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OTAs Deliver Business. Can Hoteliers Do Better?

As COVID-19 roiled the globe, hoteliers, like 9/11 and the Global Recession before it, found online travel agencies (OTAs) throwing them a lifeline. Through extensive TV and online advertising, booking engines pull in heaps of business, but at typically high commission costs that eat into profit margins.

According to HotStats data, rooms cost of sales, a metric that measures commissions and reservations expenses and fees, year-to-date 2021 were down 37% to $2.08 on a per-available-room basis compared to the same period a year prior. In Europe, it was a similar trend, with rooms costs of sales at €1.31 year-to-date 2021, a 62.6% decrease over the same period in 2020.

The data show a slightly higher dependency on OTAs and other middle men straight after the pandemic’s outset and lesser reliance the farther removed.

The use of OTAs can be a Faustian bargain for hotels. That’s especially the case now, when total revenue and profit are well off from pre-pandemic levels. As business slowly wakens from hibernation, how should hoteliers address OTAs? According to some, it’s time to beat them at their own game.

Make the Most of Them

Hoteliers should leverage the booking channel strategically, said Sarah Bartlett, SVP of Revenue and Distribution, at asset manager and advisory firm hotelAVE.

They can be used for local, short-term advertising campaigns where “you can control the messaging and delivery with a call to book,” she said. “Post a photo of your pool and say ‘book now’.”

And the performance of those ads needs to be closely monitored, Bartlett said. “Try a new headline or photo and see if the ROI goes up. Those who have good ads invest time and make adjustments.”

She also noted the importance of working with both OTA users and personnel.

“There’s a place on the OTAs for customer reviews of hotels, so maintaining a good review score is important,” Bartlett said. “Evaluate the reviews to see if there are opportunities for training, product or service improvements, and act on them.”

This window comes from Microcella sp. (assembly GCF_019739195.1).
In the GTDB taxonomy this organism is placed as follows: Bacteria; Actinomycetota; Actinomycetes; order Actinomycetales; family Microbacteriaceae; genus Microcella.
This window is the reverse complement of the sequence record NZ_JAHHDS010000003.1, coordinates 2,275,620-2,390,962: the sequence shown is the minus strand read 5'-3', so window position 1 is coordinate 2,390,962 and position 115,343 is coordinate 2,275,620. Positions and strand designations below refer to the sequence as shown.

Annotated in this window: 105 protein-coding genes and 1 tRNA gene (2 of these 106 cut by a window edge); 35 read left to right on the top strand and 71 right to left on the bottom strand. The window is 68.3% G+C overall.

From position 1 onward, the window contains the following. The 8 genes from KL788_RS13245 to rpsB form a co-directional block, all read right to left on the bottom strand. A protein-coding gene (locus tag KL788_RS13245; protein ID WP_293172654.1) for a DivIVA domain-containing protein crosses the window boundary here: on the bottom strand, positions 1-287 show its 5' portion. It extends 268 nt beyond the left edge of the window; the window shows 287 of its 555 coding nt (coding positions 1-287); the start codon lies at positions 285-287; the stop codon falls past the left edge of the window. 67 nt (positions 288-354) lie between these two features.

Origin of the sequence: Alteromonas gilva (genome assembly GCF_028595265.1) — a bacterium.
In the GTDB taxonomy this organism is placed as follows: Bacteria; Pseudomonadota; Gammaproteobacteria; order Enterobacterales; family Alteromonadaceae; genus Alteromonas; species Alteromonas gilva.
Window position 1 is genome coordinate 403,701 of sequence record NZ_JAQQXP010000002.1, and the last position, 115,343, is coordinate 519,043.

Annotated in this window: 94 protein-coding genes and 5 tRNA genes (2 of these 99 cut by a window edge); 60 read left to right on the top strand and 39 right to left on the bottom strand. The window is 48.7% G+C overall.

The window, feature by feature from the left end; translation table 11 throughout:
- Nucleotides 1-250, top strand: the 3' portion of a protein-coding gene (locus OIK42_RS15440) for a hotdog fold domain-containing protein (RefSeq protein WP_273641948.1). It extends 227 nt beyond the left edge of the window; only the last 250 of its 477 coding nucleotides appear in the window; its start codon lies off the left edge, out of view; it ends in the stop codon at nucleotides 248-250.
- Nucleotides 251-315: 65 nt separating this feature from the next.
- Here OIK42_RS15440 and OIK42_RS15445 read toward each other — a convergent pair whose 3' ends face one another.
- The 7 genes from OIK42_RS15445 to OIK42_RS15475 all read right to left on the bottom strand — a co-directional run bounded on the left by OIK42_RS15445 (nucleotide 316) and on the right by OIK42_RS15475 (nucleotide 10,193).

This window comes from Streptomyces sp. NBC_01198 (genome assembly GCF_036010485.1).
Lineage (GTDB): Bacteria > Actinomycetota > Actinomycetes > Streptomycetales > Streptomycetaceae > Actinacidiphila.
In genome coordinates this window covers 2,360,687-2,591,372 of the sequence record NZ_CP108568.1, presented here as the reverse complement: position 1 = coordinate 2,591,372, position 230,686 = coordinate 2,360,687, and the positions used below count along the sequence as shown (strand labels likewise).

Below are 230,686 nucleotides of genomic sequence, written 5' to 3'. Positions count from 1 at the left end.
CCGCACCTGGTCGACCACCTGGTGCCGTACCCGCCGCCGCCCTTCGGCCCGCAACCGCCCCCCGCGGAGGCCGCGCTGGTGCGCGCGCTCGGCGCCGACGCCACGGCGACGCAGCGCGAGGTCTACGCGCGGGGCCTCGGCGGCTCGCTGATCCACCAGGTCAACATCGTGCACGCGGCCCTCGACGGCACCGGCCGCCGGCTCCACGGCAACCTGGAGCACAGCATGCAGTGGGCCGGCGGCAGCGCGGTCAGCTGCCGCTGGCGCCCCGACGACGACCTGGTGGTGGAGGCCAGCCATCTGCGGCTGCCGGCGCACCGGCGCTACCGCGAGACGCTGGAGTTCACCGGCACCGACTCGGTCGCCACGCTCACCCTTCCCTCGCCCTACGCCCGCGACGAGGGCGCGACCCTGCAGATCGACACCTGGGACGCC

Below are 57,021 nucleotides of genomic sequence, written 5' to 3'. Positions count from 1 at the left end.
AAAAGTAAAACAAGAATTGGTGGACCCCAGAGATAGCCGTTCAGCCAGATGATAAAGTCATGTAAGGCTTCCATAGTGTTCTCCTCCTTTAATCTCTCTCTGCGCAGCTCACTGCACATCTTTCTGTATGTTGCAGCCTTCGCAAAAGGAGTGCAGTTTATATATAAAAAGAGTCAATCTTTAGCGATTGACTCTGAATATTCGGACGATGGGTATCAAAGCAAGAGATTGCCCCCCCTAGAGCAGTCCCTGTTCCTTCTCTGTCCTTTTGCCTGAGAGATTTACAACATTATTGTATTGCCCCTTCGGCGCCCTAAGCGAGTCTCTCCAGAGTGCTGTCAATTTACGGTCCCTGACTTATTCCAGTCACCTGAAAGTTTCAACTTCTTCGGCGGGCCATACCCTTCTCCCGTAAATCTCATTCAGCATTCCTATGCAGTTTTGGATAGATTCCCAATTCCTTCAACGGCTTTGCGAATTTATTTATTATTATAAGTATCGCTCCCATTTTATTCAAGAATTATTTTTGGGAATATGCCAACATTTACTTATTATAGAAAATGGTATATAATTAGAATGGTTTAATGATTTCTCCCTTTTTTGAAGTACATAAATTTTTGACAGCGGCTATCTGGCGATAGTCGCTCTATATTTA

Further, Bartlett advised, “Keep in contact with the OTA market managers. They can coach you on whether your marketing is effective and share trends they see on the horizon, they’re invaluable for perfecting your strategy.”

Adding to the Mix

Next, hoteliers need to look at other ways of driving business, said Michael Doyle, Managing Director and EVP for CHMWarnick, a hotel asset management company and owner advisory service, with its main headquarters just outside Boston.

“Hoteliers need to leverage social-media channels, using Facebook and Instagram not only to create awareness, but also to include links for guests to book stays.”

Additionally, as markets open up, Doyle advised properties to make the most of happenings in their area. “For example, in Chicago, Lollapalooza starts next month. If you’re a hotel there, you want to have a related package on your site, with your own narrative. Send out a press release and even work with the event organizer to secure a link to the hotel and its booking engine on their site.”

Like the use of OTAs, these strategies cost money, but those are dollars with a higher ROI than the cost of doing business with OTAs, Doyle said. “The costs are generally better because you are getting the individual directly to your own website and booking engine.”

He also recommended offering AAA discounts and strategically deploying hotel staff. “We even have workers in the lobby trying to get departing guests to rebook or to get their email to be in touch. The accumulation of many strategies should materialize in the results you want.”

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